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Monday, January 31, 2011

Ways out of the Turkey-EU deadlock has a good and balanced analysis of the current deadlock in the accession negotiations written by Amanda Paul, an analyst at the European Policy Centre (and columnist for Today's Zaman).

Amanda Paul
Amanda Paul
picture from
 Unlike too much of current mainstream media commentary on Turkey-EU relations, Paul does not lay the blame for the current impasse squarely at Turkey's feet. Instead, she points to the mutual failure to reach an agreement on Cyprus as the main stumbling block, noting that:
No doubt some member states will be hoping that Turkey's patience will snap and Ankara will draw a line under its own membership process, but this is unlikely. Contrary to the AKP's recent rhetoric, it needs the EU badly.
And she is less pessimistic than some, pointing out (as I did in my last post) that a lot can still happen:
While the opposition of key member states France and Germany, the economic crisis and the fact that it has almost become socially acceptable to be anti-Muslim are serious problems, they are longer term issues.

Leaders and circumstances change, and with Turkey's possible membership at least 10 years away, nobody can predict the future today. Therefore, these issues should not be extravagantly blown up and used as an excuse to hide behind.
The onus is, according to Paul, on Turkey, Greece, and the EU as a whole to work together to break the deadlock. And she believes that there are reasons to think that Turkey may want to push the agenda forward:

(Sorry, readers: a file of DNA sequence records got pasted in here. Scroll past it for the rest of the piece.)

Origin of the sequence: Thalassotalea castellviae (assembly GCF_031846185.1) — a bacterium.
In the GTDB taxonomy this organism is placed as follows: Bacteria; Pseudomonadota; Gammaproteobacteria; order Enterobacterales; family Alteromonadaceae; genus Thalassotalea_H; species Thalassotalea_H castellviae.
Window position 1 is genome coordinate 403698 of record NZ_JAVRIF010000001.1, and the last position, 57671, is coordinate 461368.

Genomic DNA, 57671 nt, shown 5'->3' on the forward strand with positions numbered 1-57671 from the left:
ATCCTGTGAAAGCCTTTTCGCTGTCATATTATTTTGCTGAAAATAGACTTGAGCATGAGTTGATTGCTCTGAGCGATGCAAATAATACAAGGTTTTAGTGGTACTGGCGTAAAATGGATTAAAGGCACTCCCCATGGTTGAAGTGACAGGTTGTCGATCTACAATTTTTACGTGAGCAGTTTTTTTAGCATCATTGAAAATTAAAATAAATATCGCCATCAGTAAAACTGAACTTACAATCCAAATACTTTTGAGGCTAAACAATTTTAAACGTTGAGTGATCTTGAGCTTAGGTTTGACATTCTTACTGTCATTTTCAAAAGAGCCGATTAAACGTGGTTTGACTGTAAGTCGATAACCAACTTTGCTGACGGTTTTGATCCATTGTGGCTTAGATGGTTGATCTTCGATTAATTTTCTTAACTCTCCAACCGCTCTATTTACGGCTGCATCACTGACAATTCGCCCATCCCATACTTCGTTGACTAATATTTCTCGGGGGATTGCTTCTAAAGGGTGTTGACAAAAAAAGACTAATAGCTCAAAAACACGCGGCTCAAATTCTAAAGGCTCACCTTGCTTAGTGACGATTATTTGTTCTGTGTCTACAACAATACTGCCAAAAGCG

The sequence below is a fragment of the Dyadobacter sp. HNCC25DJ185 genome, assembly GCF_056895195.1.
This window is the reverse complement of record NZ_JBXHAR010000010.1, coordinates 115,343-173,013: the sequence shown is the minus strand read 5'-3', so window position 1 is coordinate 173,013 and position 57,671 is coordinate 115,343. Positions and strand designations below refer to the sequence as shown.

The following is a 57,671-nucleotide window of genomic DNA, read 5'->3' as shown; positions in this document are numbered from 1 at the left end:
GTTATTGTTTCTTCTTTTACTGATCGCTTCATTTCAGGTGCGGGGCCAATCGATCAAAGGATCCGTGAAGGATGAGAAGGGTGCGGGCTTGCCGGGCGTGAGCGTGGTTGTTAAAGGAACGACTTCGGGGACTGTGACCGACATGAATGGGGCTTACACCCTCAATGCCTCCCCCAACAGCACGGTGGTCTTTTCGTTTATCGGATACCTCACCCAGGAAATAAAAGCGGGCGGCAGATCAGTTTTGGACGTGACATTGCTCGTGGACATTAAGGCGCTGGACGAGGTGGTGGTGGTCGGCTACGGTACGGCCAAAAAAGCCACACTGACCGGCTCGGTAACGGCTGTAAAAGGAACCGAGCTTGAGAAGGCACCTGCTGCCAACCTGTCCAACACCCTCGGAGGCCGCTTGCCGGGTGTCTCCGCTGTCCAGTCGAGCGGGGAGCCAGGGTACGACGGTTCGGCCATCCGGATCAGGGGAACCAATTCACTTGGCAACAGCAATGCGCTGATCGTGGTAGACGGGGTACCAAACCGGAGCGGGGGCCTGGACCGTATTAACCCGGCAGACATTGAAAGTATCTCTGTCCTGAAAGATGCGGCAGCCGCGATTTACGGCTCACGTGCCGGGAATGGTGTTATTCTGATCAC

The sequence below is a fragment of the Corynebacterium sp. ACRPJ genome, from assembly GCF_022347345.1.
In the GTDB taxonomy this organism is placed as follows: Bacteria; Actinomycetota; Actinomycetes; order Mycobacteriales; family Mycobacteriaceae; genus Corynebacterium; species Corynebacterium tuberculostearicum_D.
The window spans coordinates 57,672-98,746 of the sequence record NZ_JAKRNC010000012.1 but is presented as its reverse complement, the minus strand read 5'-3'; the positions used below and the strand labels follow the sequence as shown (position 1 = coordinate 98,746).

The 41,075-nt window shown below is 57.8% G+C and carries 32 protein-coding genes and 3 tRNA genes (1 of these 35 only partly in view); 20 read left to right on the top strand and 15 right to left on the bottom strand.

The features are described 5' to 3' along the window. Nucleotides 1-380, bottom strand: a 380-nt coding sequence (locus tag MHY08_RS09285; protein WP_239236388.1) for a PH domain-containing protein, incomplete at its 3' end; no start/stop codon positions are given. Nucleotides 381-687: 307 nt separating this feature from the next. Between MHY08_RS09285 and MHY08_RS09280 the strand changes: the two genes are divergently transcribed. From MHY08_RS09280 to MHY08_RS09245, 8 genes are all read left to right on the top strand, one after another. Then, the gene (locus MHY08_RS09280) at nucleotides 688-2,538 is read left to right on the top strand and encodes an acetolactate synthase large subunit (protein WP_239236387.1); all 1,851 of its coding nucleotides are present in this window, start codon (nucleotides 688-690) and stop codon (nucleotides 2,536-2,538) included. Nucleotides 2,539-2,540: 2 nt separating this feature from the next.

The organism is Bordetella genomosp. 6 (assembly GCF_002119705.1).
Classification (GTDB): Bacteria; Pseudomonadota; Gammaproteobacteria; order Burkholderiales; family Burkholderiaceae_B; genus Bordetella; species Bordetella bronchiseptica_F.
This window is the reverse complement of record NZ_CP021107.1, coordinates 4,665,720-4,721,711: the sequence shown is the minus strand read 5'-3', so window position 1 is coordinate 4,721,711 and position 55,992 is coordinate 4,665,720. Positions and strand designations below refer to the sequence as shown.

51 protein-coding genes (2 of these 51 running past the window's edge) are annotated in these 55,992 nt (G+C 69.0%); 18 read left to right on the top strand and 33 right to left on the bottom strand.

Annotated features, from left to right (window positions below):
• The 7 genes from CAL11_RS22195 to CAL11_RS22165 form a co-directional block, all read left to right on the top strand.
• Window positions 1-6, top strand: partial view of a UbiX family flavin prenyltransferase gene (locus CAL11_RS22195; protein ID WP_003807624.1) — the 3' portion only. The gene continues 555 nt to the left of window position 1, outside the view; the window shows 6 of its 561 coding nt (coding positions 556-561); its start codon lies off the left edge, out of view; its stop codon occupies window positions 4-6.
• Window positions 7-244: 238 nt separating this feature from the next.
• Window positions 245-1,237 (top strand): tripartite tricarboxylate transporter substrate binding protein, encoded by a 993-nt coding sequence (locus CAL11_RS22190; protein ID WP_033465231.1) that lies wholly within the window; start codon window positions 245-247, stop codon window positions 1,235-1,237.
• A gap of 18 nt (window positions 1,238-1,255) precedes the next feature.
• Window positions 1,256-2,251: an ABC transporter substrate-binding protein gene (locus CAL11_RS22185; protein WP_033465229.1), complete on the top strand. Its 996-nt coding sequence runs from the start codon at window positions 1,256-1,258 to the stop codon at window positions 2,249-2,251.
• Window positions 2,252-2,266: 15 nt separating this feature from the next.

With possibly only 12 months left as prime minister, given it looks likely Erdoğan has a good chance of being Turkey's next president, he may decide to tackle Cyprus head on, to keep relations with the EU moving. Big business in Turkey has apparently been silently pushing the government to meet its commitments vis-à-vis the Additional Protocol, opening airports and harbours, so he should have support for this.

This would unblock the impasse and breathe fresh air into the negotiations. Whether it would result in the EU finally delivering then Direct Trade Regulation to the Turkish Cypriots is still highly questionable.

[...] it should not be ruled out that Ankara may also take steps regarding the solution of the Cyprus problem. But Turkey cannot do this alone and would need the strong commitment and support from other players, particularly Greece. This could be a joint Ankara-Athens initiative, which could then be supported by others including the UN, US and EU.
I would support most of Paul's analysis but she may be underestimating popular forces in both Turkey and many EU member states that we might call nationalist, for lack of a better term. It is indeed possible to view Erdoğan's recent assertiveness and accusations against the EU as merely pre-election rhetoric, but the EU's current cold shoulder may stoke nationalist sentiments in Turkey that would make it difficult for him to make any unilateral concessions or first gestures on Cyprus.

And while Islamophobia in France and Germany (and elsewhere in the Union) are indeed "longer term issues," that does not make them any less significant or intractable. Quite the opposite, as I argue in my forthcoming book. In many EU member states, attitudes toward Turkey are quite often framed by centuries of anti-Muslim and anti-Turkish imagery. This, I would argue, poses an underlying "structural" impediment to Turkish accession to the EU.

It is not an insurmountable impediment, but it certainly is a significant one that should not be underestimated due to a focus on the more headline-grabbing Cyprus issue. Many international policy analysts quite naturally tend to focus on high-politics and international security-related matters such as the Cyprus negotiations. But here is a quick thought-experiment to put Cyprus in perspective: The Cyprus issue is unexpectedly resolved. All who believe that Turkey is therefore suddenly warmly embraced by the European Union, raise your hands...

The Turkey-EU deadlock | EurActiv

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